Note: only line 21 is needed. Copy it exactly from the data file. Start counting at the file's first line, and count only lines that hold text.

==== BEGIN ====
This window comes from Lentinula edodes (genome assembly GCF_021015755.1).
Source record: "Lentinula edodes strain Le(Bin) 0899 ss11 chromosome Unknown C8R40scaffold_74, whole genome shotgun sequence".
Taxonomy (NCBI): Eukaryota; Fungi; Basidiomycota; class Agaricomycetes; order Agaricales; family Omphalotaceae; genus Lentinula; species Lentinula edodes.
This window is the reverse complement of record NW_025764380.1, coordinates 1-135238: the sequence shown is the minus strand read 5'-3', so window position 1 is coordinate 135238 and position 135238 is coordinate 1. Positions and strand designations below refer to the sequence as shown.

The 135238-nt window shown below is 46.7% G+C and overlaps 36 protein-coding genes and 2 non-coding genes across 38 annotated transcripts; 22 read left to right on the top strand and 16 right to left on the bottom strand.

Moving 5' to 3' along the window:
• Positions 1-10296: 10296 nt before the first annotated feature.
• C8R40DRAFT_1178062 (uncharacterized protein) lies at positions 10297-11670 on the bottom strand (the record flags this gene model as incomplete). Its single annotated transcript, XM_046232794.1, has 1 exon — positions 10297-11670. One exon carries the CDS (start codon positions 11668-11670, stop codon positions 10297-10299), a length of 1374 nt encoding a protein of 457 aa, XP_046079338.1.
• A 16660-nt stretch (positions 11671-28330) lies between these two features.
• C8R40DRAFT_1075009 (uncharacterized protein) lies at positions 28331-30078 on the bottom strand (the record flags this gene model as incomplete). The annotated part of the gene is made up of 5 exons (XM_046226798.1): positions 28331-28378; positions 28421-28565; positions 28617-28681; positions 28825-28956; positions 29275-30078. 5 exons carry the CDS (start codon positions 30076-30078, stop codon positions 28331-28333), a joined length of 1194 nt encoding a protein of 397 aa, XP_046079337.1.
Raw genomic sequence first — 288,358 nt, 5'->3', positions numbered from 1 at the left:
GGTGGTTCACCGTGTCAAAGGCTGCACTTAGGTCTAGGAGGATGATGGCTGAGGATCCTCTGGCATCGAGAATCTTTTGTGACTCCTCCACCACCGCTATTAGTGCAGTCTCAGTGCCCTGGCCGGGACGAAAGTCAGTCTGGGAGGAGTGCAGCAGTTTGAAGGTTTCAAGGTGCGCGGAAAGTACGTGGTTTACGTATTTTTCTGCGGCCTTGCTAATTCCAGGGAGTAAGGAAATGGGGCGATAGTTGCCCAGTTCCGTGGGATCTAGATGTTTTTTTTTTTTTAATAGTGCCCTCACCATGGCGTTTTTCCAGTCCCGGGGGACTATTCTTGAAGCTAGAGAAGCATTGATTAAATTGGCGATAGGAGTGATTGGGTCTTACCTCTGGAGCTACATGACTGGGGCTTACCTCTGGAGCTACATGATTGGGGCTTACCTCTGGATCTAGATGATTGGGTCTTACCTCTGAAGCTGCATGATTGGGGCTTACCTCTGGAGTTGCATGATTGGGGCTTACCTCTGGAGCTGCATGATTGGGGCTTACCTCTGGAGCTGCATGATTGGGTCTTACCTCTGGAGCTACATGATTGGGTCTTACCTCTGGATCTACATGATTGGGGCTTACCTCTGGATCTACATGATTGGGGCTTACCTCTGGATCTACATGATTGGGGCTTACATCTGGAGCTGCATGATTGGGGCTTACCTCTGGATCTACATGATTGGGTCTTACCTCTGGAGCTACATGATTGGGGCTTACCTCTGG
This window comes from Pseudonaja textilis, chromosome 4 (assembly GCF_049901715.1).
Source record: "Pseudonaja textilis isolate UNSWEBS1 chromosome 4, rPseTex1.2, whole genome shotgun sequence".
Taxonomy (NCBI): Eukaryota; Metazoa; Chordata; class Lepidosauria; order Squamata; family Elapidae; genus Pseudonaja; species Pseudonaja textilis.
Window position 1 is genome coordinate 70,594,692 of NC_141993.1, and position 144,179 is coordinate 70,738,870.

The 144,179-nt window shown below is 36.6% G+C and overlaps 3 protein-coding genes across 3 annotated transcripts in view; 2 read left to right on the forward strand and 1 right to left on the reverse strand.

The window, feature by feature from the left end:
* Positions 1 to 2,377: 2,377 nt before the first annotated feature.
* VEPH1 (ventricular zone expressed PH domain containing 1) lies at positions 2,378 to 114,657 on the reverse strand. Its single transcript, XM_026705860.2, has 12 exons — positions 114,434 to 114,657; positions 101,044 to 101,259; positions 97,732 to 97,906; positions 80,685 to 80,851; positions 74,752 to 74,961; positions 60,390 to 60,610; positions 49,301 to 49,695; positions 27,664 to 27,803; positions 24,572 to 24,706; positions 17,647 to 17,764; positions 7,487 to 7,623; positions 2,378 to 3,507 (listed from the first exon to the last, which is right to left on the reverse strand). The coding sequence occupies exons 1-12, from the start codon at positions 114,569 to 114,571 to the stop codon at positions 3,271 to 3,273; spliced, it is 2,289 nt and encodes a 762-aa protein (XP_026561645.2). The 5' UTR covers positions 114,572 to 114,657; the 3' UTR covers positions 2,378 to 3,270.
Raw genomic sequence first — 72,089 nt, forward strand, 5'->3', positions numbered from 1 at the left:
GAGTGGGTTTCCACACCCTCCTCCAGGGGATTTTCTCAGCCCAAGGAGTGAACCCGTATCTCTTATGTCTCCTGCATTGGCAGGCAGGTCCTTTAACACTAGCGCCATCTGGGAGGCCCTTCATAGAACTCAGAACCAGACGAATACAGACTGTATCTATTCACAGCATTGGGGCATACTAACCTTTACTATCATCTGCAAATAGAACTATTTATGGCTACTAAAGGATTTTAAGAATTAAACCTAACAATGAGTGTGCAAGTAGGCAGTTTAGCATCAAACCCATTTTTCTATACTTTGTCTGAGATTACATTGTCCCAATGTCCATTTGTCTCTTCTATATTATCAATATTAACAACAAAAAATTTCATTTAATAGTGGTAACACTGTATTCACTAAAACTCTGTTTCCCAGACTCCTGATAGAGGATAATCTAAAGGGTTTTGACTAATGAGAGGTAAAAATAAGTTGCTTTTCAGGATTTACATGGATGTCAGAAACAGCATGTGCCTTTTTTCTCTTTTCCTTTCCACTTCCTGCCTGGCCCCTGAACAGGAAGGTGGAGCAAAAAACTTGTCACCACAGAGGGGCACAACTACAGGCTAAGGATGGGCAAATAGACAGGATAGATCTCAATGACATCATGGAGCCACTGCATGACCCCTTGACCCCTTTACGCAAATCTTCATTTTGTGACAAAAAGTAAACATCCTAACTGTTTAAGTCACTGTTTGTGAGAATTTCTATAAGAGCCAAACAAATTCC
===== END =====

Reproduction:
Raw genomic sequence first — 72,089 nt, forward strand, 5'->3', positions numbered from 1 at the left: